Are you an Etruscanist?
(This post is from the evening of October 3rd)
This past weekend, I had the opportunity to hang out with some of the British archaeology students who are spending time here excavating as part of their academic programs back in England. To be fair, they’re not all strictly British, with people from Ireland and Scotland making up some of their number. I thought it’d be a nice change to speak with some others for whom English is their first language. Turns out my expectations about having easy conversation were well off as I discovered that English really is different on either side of the Atlantic, and I had just as much—if not more—trouble understanding some of what they were saying as I’ve been having with a few of my fast-speaking Italian digging buddies. Added to all the British-isms that I, as a mere colonist, am too dimwitted to understand, was all the archaeological jargon that was being thrown around, and I found myself in quite the confused state.
After comparing each other’s tans to very specific colors used to describe soil on digs, one of the group turned to me and asked, “So, Peter, are you an Etruscanist?” It took me a few moments to comprehend that I had not just been asked a rude question, before I could answer with a brief, “No, not at all.”
Archaeology is one of those fields that is already pretty specialized when looked at from an outside perspective. It gets even more so when you actually go inside the broad range of topics that are all covered by that more general, umbrella term. In archaeology, you have all different types of specialists. First of all, there is all of human history to consider, as well as all of the regions in which civilizations have taken root. Beyond that, people can specialize in digging up certain types of structures. There are tomb specialists, house specialists, and everything in between. One of the Italian students working at my site is writing her senior thesis about the Kylix, a particular type of Grecian vase that the Etruscans liked to import. A whole thesis on one particular type of pot? I couldn’t imagine writing anything like that. When I found a fragment of a pot handle about the size of the first segment of my thumb, the British student I’ve been working with told me that there are people who could identify the type, size, and use of the pot it came from—all from that one piece. What seems crazy or impossible to lay-people like me is fairly commonplace for an archaeologist.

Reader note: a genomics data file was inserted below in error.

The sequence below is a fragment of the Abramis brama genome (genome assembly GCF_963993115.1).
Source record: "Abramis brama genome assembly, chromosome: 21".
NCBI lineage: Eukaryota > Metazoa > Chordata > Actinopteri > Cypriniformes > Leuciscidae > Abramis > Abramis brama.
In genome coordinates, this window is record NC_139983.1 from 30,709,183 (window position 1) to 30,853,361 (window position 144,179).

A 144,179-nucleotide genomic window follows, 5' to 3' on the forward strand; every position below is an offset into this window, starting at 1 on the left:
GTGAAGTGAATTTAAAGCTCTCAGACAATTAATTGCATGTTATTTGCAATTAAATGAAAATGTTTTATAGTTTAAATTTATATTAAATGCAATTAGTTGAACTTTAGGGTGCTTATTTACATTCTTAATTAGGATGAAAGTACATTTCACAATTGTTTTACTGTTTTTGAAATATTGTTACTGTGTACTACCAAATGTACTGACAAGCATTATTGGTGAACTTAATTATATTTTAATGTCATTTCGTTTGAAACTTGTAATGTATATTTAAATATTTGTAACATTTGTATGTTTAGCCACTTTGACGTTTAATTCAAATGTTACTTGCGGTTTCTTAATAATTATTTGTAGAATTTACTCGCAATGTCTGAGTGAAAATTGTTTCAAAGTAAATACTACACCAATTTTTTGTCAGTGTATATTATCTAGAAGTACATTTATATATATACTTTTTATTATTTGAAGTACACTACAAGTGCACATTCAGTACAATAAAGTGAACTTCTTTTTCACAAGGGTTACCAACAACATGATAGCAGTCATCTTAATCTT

The sort of surreal experience that has been this archaeological dig is only added to by the setting near the small town of Marisiliana in Italy’s Grosseto province. The town and surrounding area are home to only 3,000 people, and it seems that everyone who lives here either works on a farm, in the local quarry, or hunts. Downtown Marsiliana has everything you could need in a town, however. There’s a grocery store—a particular chain that is really only a convenience store in larger places—and a school, and the bar and church share the same parking lot. After a long day at the dig, we sometimes get taken to the bar so that the Italians can enjoy an Aperol Spritz—an originally Venetian mix of Prosecco, soda, and Aperol—a bright red and bitter Italian aperitivo—and buy their cigarettes.
Walking into the bar is always strange for me. By the time we get there, a row of men is sitting outside—smoking, drinking, and chatting—watching us as we come in. Before we arrive, the only woman in the vicinity is behind the counter, selling drinks, and I—with my distinctly non-Italian features—get to walk into the building with a group highly predominated by female archaeologists.
On the wall is a photo from the local hunting initiation that all the men in the region go through at some point in their lives. Wild boars are common in this area, and it seems to be the game animal of choice. Along the path through the woods to our excavation site, you can see spent casings of shotgun shells littering the ground every so often. One day, one of the leaders of the excavation thought she heard a boar wandering around in the woods and made us all scream to scare it away. The initiation ritual that goes along with a successful boar hunt is a pretty gruesome affair. The now-dead boar is cut open by its killers, and then the child who went along on the hunt must get down on his knees and place his head inside the open stomach of the beast, immersing it in viscera. Come to think of it, it’s a lot more gruesome than what Han Solo does to the Tauntaun to keep Luke Skywalker warm on Hoth, but it’s pretty much the same idea…